“Ignorance is Bliss” they say and so too ” A little knowledge is a dangerous thing”! The real meaning of these two dawned on me via the events that unfurled over the last couple of months.
A fortuitous visit to London made me avail of an exciting visit to the Museums in London and the honeymoon with bronzes continued in their splendid confines. The little initiation into Bronzes led me to the smaller exhibits as the early bronzes were diminutive in size but enormous in value – not just in $ terms but the wealth of information they held within them.
The object that caught my attention was an early Vishnu bronze, dated to the 9th C. The beauty of the exhibit was matched by the quality of the display thereby offering it the respect it deserved.
The characteristics of this bronze beauty, the pronounced Srivatsa mark, the Yagnopavitha etc give it a late Pallava or early Chola date. Why early Chola is simple to understand – firstly due to its smaller size, the Prayoga Chakra etc.
Why late Pallava needed further study. ( we will study them all in detail in the coming posts). This is where the pursuit started to find bronzes that would predate the above beauty.
Once again, the 1963 publication Bronzes of South India – P.R. Srinivasan, came to help. The earliest Vishnu Bronzes assigned to the Pallava period – 8th C CE are the Perunthottam bronzes ( Mayavaram region).
The earliest of course is this beauty – dated to the early half of the 8th C CE
The other follows closely – second half of the 8th C CE.
They are so important that their features are studied in 5 pages in the seminal work by Sri P.R. Srinivasan. Before, we dwell into that, the current location mentioned is what sent my heart racing – Tanjore Art Gallery ! It set my mind racing as there was no memory of seeing such an exhibit there. Checked with our friends and the answer again was in the negative. Not willing to give up, i scanned through the entire database of images from the Tanjore Art Gallery and well past 4 am hit pay dirt in Satheesh’s contributions.
Yes, there they were, relegated to the last row of an unnamed cabinet, with just some numbers painted on them, amidst later statues. Do you spot them now?
I wanted to make sure that it was indeed these priceless exhibits that are suffering this ignominy – so I sought the help of friends and Satheesh again obliged by making the trip to the gallery. This time, they seemed in a much sadder state – with some broken plastic thrown into the cabinet as well. But, yes, there is no doubt they are indeed the earliest known Vishnu Bronzes of South India.
What sickens me is the lackadaisical attitude, am sure that any scholar of repute would know the value of such an exhibit. Infact, the above mentioned book is on sale at the Chennai Museum and its first Hindu article are these bronzes ( following Buddhist statues). I hope someone will help to take this to the notice of the authorities and help to set up a proper display befitting the stature of these priceless treasures.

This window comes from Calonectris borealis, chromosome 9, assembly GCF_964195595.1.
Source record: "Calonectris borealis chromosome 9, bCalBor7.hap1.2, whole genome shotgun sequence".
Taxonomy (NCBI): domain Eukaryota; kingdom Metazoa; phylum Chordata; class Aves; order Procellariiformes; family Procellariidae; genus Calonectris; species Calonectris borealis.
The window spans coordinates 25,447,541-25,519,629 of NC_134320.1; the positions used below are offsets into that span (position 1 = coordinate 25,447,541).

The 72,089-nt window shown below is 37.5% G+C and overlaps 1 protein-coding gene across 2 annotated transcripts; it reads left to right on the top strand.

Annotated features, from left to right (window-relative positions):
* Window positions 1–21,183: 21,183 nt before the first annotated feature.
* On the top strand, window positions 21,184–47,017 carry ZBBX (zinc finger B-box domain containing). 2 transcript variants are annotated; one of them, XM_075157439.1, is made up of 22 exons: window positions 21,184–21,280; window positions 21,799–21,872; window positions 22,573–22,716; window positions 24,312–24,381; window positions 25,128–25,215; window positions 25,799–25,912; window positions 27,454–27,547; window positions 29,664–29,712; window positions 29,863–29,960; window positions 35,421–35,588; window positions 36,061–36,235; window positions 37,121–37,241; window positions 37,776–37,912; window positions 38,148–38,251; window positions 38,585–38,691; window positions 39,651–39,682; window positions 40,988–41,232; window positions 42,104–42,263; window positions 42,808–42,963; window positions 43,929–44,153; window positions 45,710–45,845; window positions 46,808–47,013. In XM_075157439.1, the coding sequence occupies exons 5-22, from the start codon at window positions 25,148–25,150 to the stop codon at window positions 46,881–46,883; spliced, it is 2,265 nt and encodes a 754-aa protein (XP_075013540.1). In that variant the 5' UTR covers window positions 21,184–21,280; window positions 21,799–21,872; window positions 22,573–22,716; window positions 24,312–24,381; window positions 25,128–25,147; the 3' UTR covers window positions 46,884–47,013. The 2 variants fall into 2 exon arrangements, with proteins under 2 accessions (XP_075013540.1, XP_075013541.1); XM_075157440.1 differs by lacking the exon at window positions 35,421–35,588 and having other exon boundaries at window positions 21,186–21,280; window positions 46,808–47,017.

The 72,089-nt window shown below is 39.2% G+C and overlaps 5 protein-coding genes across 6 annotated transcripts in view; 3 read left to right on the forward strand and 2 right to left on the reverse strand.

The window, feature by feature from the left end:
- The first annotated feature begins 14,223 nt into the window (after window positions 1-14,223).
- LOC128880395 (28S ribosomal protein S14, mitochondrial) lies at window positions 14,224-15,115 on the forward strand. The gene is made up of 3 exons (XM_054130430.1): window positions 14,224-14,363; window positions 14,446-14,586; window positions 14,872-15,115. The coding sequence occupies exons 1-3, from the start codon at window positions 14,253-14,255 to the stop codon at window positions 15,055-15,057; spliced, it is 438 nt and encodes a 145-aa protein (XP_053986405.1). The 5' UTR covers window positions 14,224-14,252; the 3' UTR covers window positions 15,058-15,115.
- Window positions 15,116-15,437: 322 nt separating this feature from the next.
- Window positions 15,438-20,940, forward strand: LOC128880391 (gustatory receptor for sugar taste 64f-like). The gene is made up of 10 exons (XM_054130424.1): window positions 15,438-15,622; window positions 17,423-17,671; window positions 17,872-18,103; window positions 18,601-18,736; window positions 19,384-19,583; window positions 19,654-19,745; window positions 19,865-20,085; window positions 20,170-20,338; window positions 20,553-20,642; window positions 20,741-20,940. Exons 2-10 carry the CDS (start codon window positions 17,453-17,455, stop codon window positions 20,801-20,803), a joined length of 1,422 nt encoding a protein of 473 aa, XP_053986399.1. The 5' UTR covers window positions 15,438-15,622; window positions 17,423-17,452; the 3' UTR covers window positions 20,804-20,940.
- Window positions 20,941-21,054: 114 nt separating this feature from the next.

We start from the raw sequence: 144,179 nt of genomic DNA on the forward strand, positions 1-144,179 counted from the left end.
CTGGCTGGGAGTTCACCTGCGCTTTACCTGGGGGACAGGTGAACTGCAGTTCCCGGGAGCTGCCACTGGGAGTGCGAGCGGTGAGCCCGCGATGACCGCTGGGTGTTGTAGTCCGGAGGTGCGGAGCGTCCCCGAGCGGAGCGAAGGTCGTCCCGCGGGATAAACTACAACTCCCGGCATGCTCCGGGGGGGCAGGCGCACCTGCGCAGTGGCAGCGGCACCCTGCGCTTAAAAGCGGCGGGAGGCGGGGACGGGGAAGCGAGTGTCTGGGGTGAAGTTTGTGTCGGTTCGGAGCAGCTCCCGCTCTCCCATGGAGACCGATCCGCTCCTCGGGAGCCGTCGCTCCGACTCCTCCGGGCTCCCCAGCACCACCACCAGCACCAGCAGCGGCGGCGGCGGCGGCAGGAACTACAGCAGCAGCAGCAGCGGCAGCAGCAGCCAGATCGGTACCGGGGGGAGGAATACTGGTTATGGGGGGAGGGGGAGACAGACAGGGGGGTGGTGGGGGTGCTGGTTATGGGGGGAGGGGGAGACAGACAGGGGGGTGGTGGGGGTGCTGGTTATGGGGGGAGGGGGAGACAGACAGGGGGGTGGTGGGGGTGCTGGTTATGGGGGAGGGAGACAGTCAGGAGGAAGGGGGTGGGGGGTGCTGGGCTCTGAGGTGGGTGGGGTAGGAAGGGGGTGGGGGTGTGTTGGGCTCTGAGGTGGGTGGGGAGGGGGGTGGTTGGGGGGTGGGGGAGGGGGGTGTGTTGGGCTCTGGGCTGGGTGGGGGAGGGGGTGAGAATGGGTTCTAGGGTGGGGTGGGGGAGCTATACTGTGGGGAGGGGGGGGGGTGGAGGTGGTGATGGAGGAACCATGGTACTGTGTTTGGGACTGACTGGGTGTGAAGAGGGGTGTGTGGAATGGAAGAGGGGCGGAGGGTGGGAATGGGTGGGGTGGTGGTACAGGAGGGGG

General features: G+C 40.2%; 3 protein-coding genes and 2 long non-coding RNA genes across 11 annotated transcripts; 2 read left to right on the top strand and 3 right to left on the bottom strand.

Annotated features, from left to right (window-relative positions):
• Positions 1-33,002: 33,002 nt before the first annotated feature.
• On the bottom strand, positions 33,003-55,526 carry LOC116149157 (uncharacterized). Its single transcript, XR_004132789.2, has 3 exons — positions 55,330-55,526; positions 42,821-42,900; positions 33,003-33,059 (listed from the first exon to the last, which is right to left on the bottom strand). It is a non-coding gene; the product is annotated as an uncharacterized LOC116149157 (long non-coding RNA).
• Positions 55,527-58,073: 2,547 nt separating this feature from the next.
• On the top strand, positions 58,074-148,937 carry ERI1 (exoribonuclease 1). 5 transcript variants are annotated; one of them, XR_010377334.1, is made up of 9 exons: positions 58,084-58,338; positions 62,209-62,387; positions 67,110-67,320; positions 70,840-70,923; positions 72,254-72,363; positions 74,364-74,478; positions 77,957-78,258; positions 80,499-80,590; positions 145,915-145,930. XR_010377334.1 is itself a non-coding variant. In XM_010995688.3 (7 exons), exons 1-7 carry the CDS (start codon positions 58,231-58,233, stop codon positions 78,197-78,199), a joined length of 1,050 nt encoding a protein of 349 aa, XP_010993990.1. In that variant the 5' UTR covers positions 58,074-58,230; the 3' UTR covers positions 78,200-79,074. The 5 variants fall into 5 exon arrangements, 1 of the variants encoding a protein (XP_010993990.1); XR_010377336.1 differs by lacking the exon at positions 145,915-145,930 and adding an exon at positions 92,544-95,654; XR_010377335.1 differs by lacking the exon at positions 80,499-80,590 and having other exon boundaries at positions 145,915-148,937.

Coming back to study the bronzes, its really an interesting topic. I would first like to throw up some early Stone standing sama bhanga Vishnu’s for your reference – The famous Vishnu from the shrine sculptured in relief in the Mallai great penance panel, the Vishnu from the Adhi varaha Mandabam, The Harihara from the Dharamaraja Ratha ( thanks Saurabh for the two photos), the puzzling Vishnu from Kilamavilangai cave ( Thanks Shashwath).
The last row and last bench has always been my place and we will spend more time analysing these treasures of the back bench shortly.
To be continued….
11 thoughts on “The earliest Vishnu Bronzes and their current state”
London gives you lot, it seems. Next time New York – they also have plenty. Greetings
I didn’t know this much details when you asked me to check again. Its a great post, murthy sirusu but keerthi perusu.
Its very sad that they are not even cleaning the glass coverings!
மிகவும் அரிய செய்திகள்;
தற்போது காணப்படும் விஷ்ணு மூர்த்தங்கள் காலத்தால் பிற்பட்டவை என்பது புரிகிறது
Great VJ, both as awareness raising and as scholarly effort. Thanks.
lovely last bench confessions….well done
good post much informative can u tell me why london museum vishnu is holding prayogachakra in left hand instead in right
Very nice pics and thanks for the information on early history of bronze stones(Pallava period ).
தற்பொழுது சரி செய்யப்பட்டுள்ளதா? சரி செய்ய தனியார் உதவலாமா?
Not rectified yet – maybe someone can appeal to the curator
Those inwardly curved arms are very strange. There’s a small, similar one in the National Museum, New Delhi but my photo of it is blurry. It must be from the same period.
several do have the triangles on right side of chest